On Wednesday the NC House passed a Republican-sponsored bill that would allow local school boards to choose not to comply with the statewide school mask mandate this fall. SB 173 would take away Governor Cooper’s ability to issue a statewide mask mandate for schools. The bill now returns to the Senate for a final vote.
On Friday Governor Cooper allowed a bill to become law that would delay some municipal elections until 2022 due to a delay in the availability of census data for redistricting. Despite agreeing not to prevent SB 722 from becoming law, Governor Cooper chose not to sign it due to concerns over a lack of public input on permanent changes to Raleigh’s city elections. Affected municipal elections will generally take place next March along with state and national primary elections, instead of this November.
On Thursday the House Education Committee advanced a bipartisan bill that would tighten regulations on student loan companies. HB 707, the “Student Borrower’s Bill of Rights,” would mandate license and regulation of such companies, as well as fielding of borrower complaints, by the state Commissioner of Banks. The bill would also clarify responsibilities and prohibited activities of student loan companies.
Economic and Housing Policy
On Friday the Senate passed its budget proposal, with four Democrats joining all Republicans in voting to approve SB 105 despite the Republican majority not bringing multiple Democrat-proposed changes to a vote. The proposed budget, which at $25.7 billion leaves over $3.6 billion in state revenue unspent, includes several noteworthy components:
$4.9 billion in spending from federal COVID relief money, including additional grants to both small businesses that already received COVID relief and those that did not.
Language that would restrict the Governor’s powers, requiring approval of executive orders from the Council of State within 10 days of issuance. Multiple separate bills designed to accomplish similar restrictions on the Governor’s power failed to pass this year.
Transfer of election fraud investigations from the State Board of Elections to the State Bureau of Investigation. In addition to losing its investigations division, the State Board of Elections would see its staff cut by a third due to elimination of federal election security funding.
Extension of Medicaid from 60 days to a year for new mothers. The budget does not expand Medicaid, however, unlike Governor Cooper’s proposed budget.
A cut in personal income tax from 5.25% to 3.99% and a phasing out of the 2.5% corporate tax, both over the next five years. The tax cuts in the budget amount to $5.2 billion more than those included in a recent stand-alone Senate bill.
A 3% raise over two years for teachers and state employees, rather than the 10% proposed by Governor Cooper.
Provision of air conditioning for every prison bed in the state; 38% of prison beds in the state currently lack air conditioning.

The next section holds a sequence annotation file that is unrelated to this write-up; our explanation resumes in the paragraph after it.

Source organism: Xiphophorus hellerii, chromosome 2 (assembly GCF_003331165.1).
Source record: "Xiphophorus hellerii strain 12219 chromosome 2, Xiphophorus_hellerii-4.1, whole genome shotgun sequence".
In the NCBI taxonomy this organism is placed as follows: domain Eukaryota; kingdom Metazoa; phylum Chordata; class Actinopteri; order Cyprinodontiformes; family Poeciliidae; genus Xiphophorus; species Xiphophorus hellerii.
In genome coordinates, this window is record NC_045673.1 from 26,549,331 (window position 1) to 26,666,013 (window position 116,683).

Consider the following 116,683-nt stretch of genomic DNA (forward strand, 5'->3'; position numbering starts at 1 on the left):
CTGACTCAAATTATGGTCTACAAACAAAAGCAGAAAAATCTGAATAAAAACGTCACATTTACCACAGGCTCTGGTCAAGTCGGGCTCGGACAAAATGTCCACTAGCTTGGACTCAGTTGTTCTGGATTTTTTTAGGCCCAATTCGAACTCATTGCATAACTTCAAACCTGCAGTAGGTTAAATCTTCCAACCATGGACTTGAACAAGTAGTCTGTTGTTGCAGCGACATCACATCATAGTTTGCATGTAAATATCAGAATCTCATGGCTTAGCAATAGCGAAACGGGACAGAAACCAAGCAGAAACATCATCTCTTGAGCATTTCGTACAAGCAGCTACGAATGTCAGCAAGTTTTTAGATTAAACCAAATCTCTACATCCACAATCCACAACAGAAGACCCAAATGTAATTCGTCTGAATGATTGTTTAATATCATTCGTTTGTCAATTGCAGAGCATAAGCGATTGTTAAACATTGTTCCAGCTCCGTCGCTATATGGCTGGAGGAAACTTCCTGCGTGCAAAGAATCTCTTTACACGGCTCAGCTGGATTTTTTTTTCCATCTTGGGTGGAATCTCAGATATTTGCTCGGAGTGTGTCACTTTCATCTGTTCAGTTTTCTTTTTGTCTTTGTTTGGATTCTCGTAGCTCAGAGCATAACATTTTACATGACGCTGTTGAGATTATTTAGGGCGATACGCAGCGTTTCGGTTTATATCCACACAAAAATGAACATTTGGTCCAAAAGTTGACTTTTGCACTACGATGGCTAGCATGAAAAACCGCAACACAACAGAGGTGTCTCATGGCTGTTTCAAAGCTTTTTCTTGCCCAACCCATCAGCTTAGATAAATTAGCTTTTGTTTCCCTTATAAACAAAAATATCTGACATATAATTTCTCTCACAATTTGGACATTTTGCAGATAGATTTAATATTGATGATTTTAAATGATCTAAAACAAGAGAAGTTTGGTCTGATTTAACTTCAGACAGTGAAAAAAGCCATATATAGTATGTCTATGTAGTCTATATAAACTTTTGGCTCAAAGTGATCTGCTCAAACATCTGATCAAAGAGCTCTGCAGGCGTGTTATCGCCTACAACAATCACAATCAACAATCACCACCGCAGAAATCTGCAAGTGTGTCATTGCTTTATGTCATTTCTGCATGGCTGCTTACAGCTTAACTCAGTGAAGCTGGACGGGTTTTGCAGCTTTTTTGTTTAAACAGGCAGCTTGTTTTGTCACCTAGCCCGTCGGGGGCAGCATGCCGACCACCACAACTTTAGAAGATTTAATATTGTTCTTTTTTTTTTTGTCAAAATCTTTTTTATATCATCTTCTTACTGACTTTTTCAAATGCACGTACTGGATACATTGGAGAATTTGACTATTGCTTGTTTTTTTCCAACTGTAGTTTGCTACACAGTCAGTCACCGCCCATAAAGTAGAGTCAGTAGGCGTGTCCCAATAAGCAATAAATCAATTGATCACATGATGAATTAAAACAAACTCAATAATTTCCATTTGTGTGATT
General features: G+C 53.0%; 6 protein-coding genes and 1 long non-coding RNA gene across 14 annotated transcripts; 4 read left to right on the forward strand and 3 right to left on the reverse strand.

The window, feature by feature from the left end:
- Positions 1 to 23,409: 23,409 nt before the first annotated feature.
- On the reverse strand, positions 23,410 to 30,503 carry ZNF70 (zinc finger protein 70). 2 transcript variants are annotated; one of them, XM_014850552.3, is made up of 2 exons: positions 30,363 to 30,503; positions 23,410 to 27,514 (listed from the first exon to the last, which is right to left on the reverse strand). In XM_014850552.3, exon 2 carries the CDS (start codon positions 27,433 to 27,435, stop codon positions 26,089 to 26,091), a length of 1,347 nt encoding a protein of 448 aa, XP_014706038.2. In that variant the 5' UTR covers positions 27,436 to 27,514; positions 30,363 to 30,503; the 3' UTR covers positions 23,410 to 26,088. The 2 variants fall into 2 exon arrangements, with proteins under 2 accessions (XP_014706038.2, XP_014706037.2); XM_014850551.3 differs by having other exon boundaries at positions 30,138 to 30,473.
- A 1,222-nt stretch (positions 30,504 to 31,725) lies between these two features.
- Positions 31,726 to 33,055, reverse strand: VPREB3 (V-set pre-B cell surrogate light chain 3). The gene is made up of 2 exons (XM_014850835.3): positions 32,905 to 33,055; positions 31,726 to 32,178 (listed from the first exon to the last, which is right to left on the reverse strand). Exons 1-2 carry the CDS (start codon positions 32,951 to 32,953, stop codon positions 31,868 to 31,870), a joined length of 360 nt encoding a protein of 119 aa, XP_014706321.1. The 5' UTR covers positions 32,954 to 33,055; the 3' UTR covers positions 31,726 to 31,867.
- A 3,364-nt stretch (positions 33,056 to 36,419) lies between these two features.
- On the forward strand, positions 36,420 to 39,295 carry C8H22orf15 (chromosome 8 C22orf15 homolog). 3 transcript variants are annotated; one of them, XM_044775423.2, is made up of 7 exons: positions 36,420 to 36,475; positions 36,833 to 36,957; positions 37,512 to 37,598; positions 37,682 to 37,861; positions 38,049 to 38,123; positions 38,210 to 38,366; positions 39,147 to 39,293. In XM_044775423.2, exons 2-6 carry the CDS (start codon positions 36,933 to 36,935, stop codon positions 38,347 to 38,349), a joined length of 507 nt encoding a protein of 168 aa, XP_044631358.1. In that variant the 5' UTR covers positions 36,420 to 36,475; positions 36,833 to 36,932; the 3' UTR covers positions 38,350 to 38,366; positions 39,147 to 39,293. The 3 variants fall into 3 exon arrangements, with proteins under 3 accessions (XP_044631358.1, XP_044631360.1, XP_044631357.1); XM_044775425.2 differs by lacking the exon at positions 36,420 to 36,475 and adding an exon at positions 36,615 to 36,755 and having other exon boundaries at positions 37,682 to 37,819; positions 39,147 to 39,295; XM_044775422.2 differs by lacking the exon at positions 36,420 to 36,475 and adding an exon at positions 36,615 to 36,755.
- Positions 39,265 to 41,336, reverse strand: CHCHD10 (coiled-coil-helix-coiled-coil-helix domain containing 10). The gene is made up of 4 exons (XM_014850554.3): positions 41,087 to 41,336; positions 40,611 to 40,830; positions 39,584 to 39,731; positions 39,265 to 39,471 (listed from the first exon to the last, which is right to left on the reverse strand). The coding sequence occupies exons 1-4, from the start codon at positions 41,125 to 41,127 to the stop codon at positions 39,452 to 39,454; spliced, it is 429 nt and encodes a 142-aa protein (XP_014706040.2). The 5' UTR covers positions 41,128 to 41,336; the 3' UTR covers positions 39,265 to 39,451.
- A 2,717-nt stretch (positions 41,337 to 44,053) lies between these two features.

Creation of a database to track use-of-force incidents involving law enforcement officers.
Close to $1 million to establish a new emerging compounds section of the state Department of Environmental Quality, which would create 10 new positions and address chemicals including PFAS.
On Wednesday the NC General Assembly passed a bill that would eliminate a weekly $300 federal supplement to unemployment benefits. SB 116 also adds $250 million to child care supplements, but it does not include a provision from an earlier version that provides $1500 signing bonuses for North Carolinians who get off unemployment by starting a job. The bill now goes to Gov. Cooper’s desk.
On Thursday the NC House passed the annual Farm Act. The bill, SB 605, includes a blanket permit process for hog farms wishing to set up methane collection systems. A controversial labor provision that would have made it more difficult for employees to blow the whistle or sue was also eliminated from the bill before its passage in the House. The bill now returns to the Senate for a final vote, and it is anticipated that the two chambers will need to negotiate a compromise version of the bill.
Health Care Policy
On Wednesday the NC Senate held a hearing to consider legalizing medical marijuana. SB 711, which has bipartisan sponsorship, would allow doctors to prescribe cannabis for multiple medical conditions and would align North Carolina with the majority of states in the country. Advocates for and against the bill, including veterans who have struggled with PTSD, doctors, and religious leaders, spoke at Wednesday’s hearing.
On Friday Governor Cooper vetoed a bill that would bar abortions motivated by race, sex, or prenatal diagnoses of Down syndrome. "This bill is unconstitutional and it damages the doctor-patient relationship with an unprecedented government intrusion," Cooper said in a statement about his veto of HB 453. Pro-choice advocates celebrated the veto.
On Tuesday the House Judiciary Committee advanced a bill that would raise the minimum age of marriage in the state from 14 to 16 years. SB 35 passed the Senate unanimously last month and is expected to pass the full House soon before being returned to the Senate for final approval.